Detectives In The Shadows.

Georgetown University professor Susanna Lee’s Detectives In The Shadows (2020 Johns Hopkins University Press) is subtitled “A Hard-Boiled History”, and some may quibble with that. Lee’s 216-page hardcover (the last 46 pages comprised of appendices and footnotes) is less a ‘history’ of fictional hard-boiled detectives and more a close look at how a shortlist of exemplary private eye characters from literature and broadcast media represent and echo their eras. 

If you’ve been burned in the past by academics’ books, I can relate. Susanna Lee previously authored Hard-Boiled Crime Fiction And The Decline Of Moral Authority, but also Proust’s Swann’s Way and Stendahl’s The Red And The Black among other titles, and those might give anyone the willies if they’re disinterested in a return to high school and college required reading lists. (You say ‘Proust’ and I’m automatically fleeing the other way, one particularly disastrous college term paper still nagging at me to this day.)

But, fear not. Detectives In The Shadows is engaging and readable throughout, and I for one would’ve been happy with another 100 pages to devour. She selects a key hard-boiled detective to represent different periods, starting with Carroll John Daly’s Terry Mack as the start of the hard-boiled detective sub-genre, soon supplanted by that same writer’s more popular Race Williams, both of them Black Mask magazine staples. Dashiell Hammett’s Continental Op and Sam Spade embody the late 1920’s and early Depression years, Raymond Chandler’s Philip Marlowe represents the 1930’s-40’s, and Mickey Spillane’s Mike Hammer violently echoes the post-WWII Cold War era. Lee dismisses the 1960’s altogether, considering its social upheavals unfriendly to hard-boiled private eyes’ rugged individualism and quasi-vigilanteism. She jumps to the 1970’s with Robert Parker’s Spencer and his first appearance in The Godwulf Manuscript in 1973.  From Parker’s Spencer, Lee switches from fiction to the screen with HBO’s The Wire and True Detective series, and lastly, Netflix’ Jessica Jones. Brief mentions of broadcast television’s The Rockford Files and David Janssen as Harry O may still leave some readers scratching their heads. Wither Kinsey Milhone and V.I. Warshawski? Lew Archer and Easy Rawlins? The roster could continue, but again I’ll point out that Susanna Lee didn’t assemble a laundry list of hard-boiled detectives, but instead, aimed to show how the uniquely American literary invention of the lone-wolf hard-boiled P.I. represents evolving periods in modern history. 

Coming from a steady diet of cozies and ready to take a peek at the dark, violent world of hard-boiled detective literature? Then pick another non-fiction book to provide you with an overview, but keep Susanna Lee’s Detectives In The Shadows on hand for a later read when you want to delve deeper into what these iconic characters represent.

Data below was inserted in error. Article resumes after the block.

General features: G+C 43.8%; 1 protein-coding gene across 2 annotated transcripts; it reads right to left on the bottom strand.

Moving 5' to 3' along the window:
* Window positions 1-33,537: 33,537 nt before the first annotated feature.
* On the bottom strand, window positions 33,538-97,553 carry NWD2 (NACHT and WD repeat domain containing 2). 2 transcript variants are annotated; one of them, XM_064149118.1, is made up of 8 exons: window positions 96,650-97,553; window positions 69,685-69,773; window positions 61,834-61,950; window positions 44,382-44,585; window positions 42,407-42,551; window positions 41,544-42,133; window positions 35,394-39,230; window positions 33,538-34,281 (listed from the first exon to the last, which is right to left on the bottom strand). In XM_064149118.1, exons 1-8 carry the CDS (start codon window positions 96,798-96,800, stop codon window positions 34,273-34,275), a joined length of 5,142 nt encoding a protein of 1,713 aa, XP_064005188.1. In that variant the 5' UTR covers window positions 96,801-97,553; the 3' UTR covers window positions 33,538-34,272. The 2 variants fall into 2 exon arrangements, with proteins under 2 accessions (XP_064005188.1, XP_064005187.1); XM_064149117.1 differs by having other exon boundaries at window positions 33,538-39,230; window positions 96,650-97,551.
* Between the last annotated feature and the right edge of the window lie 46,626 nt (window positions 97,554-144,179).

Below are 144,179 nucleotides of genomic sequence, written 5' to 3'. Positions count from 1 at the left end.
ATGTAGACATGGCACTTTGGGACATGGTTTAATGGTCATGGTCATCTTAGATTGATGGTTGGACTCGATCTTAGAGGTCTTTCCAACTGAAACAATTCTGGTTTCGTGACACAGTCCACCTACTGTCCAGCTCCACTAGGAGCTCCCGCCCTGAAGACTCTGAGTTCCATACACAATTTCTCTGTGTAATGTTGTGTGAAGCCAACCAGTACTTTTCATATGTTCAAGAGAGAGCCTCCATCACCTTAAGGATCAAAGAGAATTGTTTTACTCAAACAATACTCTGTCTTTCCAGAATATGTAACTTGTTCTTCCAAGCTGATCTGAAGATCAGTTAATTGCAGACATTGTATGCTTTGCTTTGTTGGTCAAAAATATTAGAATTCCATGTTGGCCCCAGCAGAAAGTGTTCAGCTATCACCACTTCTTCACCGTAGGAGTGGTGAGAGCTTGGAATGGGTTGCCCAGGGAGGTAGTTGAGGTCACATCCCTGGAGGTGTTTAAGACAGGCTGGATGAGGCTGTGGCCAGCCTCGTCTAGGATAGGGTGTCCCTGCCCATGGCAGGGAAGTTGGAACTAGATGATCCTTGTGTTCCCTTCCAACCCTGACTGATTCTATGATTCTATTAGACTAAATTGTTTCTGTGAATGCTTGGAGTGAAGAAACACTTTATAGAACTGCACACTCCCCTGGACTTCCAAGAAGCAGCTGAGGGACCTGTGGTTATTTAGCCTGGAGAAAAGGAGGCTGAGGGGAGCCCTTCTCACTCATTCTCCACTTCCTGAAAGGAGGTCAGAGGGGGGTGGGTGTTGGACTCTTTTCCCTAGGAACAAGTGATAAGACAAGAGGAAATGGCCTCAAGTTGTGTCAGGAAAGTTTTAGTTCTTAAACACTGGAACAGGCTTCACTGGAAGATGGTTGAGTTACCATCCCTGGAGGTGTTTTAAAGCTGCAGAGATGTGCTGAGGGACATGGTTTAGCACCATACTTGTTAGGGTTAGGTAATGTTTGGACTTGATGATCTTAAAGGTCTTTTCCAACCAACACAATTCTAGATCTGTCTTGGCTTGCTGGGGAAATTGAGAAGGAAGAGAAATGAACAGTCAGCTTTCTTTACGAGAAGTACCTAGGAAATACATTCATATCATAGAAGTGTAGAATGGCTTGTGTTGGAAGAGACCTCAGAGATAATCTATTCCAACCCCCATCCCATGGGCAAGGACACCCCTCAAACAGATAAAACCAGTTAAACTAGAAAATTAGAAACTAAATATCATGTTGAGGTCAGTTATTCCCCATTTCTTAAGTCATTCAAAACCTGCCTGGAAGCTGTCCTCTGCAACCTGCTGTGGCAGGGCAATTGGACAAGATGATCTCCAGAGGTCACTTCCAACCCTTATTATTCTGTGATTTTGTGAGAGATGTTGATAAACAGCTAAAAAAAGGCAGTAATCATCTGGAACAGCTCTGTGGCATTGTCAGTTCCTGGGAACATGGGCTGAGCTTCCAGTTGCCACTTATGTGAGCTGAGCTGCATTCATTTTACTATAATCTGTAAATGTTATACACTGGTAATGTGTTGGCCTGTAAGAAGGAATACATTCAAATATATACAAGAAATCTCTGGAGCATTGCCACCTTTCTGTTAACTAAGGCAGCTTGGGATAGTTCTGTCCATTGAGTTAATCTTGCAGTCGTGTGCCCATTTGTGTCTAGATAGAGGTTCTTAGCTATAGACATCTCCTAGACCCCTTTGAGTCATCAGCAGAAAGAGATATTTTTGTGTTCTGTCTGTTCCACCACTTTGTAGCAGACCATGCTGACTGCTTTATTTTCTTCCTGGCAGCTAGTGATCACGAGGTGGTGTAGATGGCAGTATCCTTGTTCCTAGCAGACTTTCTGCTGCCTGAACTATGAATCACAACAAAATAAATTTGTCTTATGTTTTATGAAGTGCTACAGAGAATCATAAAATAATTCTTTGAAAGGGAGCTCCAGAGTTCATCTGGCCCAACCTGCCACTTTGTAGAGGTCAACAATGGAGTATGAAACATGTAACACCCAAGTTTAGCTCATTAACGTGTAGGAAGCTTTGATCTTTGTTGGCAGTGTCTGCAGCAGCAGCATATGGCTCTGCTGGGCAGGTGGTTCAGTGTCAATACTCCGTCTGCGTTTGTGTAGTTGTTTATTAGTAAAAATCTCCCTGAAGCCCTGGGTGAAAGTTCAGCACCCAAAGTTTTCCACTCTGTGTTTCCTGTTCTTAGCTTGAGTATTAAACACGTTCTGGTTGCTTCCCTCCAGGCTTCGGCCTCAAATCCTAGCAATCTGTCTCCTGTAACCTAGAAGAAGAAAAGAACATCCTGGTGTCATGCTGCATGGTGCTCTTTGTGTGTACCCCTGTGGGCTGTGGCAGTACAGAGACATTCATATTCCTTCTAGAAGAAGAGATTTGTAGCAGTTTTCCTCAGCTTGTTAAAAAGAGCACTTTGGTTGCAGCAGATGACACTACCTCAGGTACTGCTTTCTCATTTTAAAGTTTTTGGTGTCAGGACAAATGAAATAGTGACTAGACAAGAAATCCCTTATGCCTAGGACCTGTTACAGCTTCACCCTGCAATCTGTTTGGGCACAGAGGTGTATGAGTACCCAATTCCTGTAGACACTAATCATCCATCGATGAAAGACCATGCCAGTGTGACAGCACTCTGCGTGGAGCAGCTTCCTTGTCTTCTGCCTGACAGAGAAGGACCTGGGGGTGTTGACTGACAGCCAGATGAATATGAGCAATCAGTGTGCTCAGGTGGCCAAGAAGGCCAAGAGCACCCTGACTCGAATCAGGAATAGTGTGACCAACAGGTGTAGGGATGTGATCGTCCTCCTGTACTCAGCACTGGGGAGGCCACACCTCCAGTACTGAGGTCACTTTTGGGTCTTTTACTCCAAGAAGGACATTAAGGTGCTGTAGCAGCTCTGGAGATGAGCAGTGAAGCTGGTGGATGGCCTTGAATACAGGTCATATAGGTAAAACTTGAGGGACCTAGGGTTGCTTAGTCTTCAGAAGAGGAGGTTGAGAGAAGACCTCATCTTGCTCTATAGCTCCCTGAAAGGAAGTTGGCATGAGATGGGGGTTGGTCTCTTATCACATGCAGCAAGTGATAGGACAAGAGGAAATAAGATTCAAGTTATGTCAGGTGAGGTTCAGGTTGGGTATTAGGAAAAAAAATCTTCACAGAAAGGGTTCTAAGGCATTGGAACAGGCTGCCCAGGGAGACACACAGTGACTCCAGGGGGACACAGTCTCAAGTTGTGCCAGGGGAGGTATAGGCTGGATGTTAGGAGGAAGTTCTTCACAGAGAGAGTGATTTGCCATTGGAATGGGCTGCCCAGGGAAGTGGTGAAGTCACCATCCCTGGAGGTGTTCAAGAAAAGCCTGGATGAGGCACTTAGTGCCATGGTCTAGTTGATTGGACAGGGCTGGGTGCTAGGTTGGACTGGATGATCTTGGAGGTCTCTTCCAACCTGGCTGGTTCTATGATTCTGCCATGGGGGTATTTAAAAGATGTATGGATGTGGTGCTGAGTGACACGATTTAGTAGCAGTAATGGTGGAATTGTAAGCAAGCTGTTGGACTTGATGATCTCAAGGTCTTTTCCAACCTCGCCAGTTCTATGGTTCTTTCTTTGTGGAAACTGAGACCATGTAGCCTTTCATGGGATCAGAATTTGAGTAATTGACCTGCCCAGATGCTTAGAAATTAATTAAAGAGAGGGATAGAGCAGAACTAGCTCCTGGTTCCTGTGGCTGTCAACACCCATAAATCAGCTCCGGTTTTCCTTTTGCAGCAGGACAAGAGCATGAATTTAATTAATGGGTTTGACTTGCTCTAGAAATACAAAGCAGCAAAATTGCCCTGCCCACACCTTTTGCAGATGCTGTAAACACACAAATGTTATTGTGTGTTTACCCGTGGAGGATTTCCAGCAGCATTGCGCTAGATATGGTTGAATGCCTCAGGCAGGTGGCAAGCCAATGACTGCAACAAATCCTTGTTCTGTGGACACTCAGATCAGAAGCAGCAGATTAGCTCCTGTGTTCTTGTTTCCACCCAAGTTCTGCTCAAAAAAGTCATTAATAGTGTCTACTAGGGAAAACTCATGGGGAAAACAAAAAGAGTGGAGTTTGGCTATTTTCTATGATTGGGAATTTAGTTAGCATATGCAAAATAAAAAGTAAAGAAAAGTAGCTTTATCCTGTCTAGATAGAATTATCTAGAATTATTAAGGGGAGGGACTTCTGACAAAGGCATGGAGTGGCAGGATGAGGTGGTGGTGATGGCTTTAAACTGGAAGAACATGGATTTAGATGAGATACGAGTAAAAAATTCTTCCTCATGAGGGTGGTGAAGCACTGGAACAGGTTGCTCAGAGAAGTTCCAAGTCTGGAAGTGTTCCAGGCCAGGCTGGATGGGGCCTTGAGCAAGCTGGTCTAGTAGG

These Women.

these women

If you’re overwhelmed by the daily deluge of plagues, protests and politics, I’m not sure that Ivy Pochoda’s These Women (Ecco/HarperCollins 2020) is the book I’d recommend right now. But you should read it. In fact, I can think of no better way to do so than to grab it right after finishing any one of the zillion ‘thrillers’ crowding bookstore shelves with their cast of creepy serial killers abducting/torturing/murdering women in puzzlingly twisted voyeuristic descriptions.

I never got to see where These Women will be shelved at retail, having ordered the book ahead of time for a pickup. I suspect some stores will place it in Fiction & Literature while others will stick it in Mystery/Crime Fiction, where I’m sure the book will squirm in agony, flanked by a whodunit and a police procedural. These Women certainly deals with crime. A serial killer, in fact, and on all too familiar turf: contemporary Los Angeles. But Pochoda’s novel (more or less) ignores the culprit, the crimes and the chase to focus on several women, including former prostitute Feelea who survived the serial killer’s attack back in 1999, and Dorian, the grieving mother of the killer’s last of thirteen victims. There’s Julianna, AKA Jujubee, a strip club worker and hobby photographer, and performance artist Marella along with her aspirational mother Anneke, and finally, L.A. detective Essie Perry who uncovers disturbing details about the decades old unsolved serial killer case, and suspects the murderer may be at work once again. The women’s lives all intersect, Dorian being the cook at a fish shack frequented by streetwalkers, Essie the cop who’s saddled with Dorian’s reports that’s she’s being stalked, and so on.

In lesser hands – or at least, a writer with simpler ambitions – this cast of characters would hover on the sidelines while the reader spends way too much time inside the twisted mind of a creepy killer, periodically witnessing gruesome murders and cheering along while the detective overcomes bureaucratic interference and routine male coworker misogyny to finally take down the killer. But Pochoda’s not interested in telling yet another serial killer tale. She’s writing a book about the women impacted by brutal tragedy and living in violent horror on a daily basis. The killer, the crimes, the hunt…they’re almost incidental.